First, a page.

Almost four years later, Michael O'Leary is having to play catch-up,
emulating some of the more customer-friendly strategies that McCall,
a former newspaper group boss, has brought to easyJet's bright
"She's done a great job at easyJet," the Irishman said in a one-line
statement when asked for comment on his rival, one of only four
women running a FTSE 100 company.
Since becoming chief executive in July 2010, McCall has overseen an
almost fourfold rise in the share price and a more than doubling in
profit at Europe's second-largest low-cost carrier behind Ryanair.
And she doesn't intend to stop there.
"There's so much more to do," 52-year old McCall told Reuters. "I
can see myself continuing to work at easyJet for quite a long time."
Shareholders investing 100 pounds ($170) in easyJet and reinvesting
dividends from the beginning of 2011 would have a holding now worth
around 450 pounds, compared with the 208 pounds they would have from
Ryanair and the 136 pounds from British Airways owner IAG, according
to Thomson Reuters data.
"She's been very disciplined about how she's gone about that growth.
It's not about sticking flags in maps. It's about being ruthless –
does this route work or doesn't it?," Trevor Green, the head of
institutional equities at Aviva Investors, one of easyJet's
twenty-biggest shareholders, said.
"I think she’s got a model which is working and keeping going with
that model will continue to be a success."
Many analysts seem to agree. Even after the 27 percent rise in
easyJet's shares over the last twelve months, of the 25 who cover
the stock, 14 rate it a "strong buy" or "buy" compared with nine who
rate it a "hold", Thomson Reuters data shows.
McCall's next step is to expand in France and Germany, where market
penetration for low-cost airlines is substantially lower than in
Britain, while keeping a lid on costs to continue grabbing market
share from higher-cost rivals.
In France she plans to address regional demand for both domestic and
international flights, while in Germany, the airline and its rivals
are hoping to capitalize on the troubles of Air Berlin, the
country's no.2 airline.
One of McCall's successes so far has been to steal more lucrative
business customers from British Airways, Air France-KLM and
Lufthansa, Europe's traditional airlines, by introducing allocated
seating and improving punctuality.
A 5 a.m. trip to Gatwick Airport in her early days as boss, where
she asked staff what needed to change to make the airline run on
time, helped reverse a reputation for delays.
"There's a steely competitive edge to her and she's very determined
to win," said Gatwick Chief Executive Stewart Wingate.
Cost-cutting is another essential ingredient. An easyJet team
recently went to Alaska to find a cheaper supplier for de-icing,
while the airline is also trialling flying robots to cut the time it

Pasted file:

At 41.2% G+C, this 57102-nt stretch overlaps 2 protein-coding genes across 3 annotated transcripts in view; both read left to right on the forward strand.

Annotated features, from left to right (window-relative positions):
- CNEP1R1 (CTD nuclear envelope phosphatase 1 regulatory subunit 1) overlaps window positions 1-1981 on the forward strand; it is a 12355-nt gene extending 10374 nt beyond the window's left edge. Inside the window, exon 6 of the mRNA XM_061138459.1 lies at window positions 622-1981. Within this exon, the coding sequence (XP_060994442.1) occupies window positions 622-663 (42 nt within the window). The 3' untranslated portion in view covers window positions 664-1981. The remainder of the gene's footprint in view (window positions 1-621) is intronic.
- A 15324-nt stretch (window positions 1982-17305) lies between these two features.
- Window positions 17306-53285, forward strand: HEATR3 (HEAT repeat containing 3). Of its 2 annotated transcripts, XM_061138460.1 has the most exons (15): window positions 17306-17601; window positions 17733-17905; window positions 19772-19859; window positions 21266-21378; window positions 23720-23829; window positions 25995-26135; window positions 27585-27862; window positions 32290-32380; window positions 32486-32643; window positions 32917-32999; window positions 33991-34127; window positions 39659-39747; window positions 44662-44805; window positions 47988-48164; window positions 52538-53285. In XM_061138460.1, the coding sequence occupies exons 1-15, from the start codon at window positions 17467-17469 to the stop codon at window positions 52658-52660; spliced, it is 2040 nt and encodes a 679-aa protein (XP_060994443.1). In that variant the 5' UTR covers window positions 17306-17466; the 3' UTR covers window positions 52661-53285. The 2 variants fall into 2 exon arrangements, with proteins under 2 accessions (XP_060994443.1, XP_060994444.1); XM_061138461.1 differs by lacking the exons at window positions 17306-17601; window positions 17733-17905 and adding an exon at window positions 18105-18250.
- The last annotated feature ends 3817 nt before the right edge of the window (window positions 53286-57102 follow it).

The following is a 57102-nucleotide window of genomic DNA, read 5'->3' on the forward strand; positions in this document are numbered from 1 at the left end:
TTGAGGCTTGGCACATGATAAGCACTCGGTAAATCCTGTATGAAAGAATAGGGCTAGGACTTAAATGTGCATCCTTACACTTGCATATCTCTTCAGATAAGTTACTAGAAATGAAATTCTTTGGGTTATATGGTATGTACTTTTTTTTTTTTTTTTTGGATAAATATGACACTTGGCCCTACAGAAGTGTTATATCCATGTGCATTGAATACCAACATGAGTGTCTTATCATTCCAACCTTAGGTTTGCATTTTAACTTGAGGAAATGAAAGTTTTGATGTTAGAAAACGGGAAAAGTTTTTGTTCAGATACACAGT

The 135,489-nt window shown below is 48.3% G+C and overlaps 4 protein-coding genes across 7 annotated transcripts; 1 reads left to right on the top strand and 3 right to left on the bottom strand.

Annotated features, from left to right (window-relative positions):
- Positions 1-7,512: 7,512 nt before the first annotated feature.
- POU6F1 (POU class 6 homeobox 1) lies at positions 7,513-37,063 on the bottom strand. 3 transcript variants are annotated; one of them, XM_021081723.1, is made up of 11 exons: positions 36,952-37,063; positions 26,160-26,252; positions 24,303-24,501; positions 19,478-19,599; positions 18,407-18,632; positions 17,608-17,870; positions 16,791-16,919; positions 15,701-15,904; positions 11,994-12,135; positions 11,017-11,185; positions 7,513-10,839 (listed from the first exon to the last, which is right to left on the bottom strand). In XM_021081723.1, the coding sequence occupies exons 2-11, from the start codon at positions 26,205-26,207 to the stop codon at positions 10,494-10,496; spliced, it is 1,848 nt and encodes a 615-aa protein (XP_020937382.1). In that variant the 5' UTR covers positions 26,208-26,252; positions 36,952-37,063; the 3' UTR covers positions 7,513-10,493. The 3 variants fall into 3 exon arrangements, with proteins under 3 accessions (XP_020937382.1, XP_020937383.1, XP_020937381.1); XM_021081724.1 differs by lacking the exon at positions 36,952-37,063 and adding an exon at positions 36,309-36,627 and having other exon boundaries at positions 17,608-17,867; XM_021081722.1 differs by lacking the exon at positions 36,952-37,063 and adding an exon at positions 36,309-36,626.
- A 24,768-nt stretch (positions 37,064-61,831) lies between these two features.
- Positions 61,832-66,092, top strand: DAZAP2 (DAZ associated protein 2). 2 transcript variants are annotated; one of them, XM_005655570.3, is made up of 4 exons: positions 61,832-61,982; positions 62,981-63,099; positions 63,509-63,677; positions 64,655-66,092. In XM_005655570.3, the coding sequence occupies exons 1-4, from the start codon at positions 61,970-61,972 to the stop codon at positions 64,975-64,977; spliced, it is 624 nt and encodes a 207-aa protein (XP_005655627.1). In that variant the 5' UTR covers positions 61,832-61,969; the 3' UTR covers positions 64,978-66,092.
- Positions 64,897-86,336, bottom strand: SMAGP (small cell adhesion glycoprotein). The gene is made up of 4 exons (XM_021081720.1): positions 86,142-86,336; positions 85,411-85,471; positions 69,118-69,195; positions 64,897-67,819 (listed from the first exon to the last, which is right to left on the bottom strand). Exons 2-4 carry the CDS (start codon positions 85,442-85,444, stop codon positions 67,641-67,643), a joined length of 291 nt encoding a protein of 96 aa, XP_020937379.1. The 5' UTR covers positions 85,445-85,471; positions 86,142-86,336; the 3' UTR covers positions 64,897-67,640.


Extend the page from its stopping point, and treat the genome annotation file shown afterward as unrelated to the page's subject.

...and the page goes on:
takes to check planes hit by lightening.
[to top of second column]
"The amazing thing about easyJet, having worked in another sector,
is that it's completely inbuilt in the psyche of every person in the
company that you are constantly looking for efficiency," said
McCall, who lives and breathes the airline's no-frills policy, even
staying in budget Travelodge hotels on business.
As well the media sector, McCall has experience on the boards of
retailers Tesco and New Look and will join British luxury brand
Burberry as a non-executive director later this year.
easyJet is banking on the 135 fuel-efficient planes it has ordered
to save money in future and is also in consultations about turning
one of Gatwick's two terminals into a mainly easyJet-only zone.
"I think in five years time, there's no question that Europe will be
about low-fares airlines," McCall said.
Before easyJet, she worked at the loss-making left-leaning Guardian
newspaper, climbing the ranks from research planner to chief
executive of the overall Guardian Media Group over 24 years.
After fronting a bold and costly redesign of the paper in 2005,
McCall took much of the flack for cuts to staff salaries and
numbers, and clashed with unions over her own pay.
"She's not in any way a pushover," said one of her former
colleagues. "She's a good negotiator and she deals well with big
personalities, big egos".
One such personality is Stelios Haji-Ioannou the businessman who
founded easyJet in 1995 and gate crashed the low-cost European
airline scene pioneered by Ryanair in the late 1980s.
Stelios, as he is known, is easyJet's biggest shareholder with over
a third of the stock and continues to publicly criticize the
company's management, including McCall's 6.4 million pound total
(Additional reporting by Vincent Flasseur; Editing by Erica
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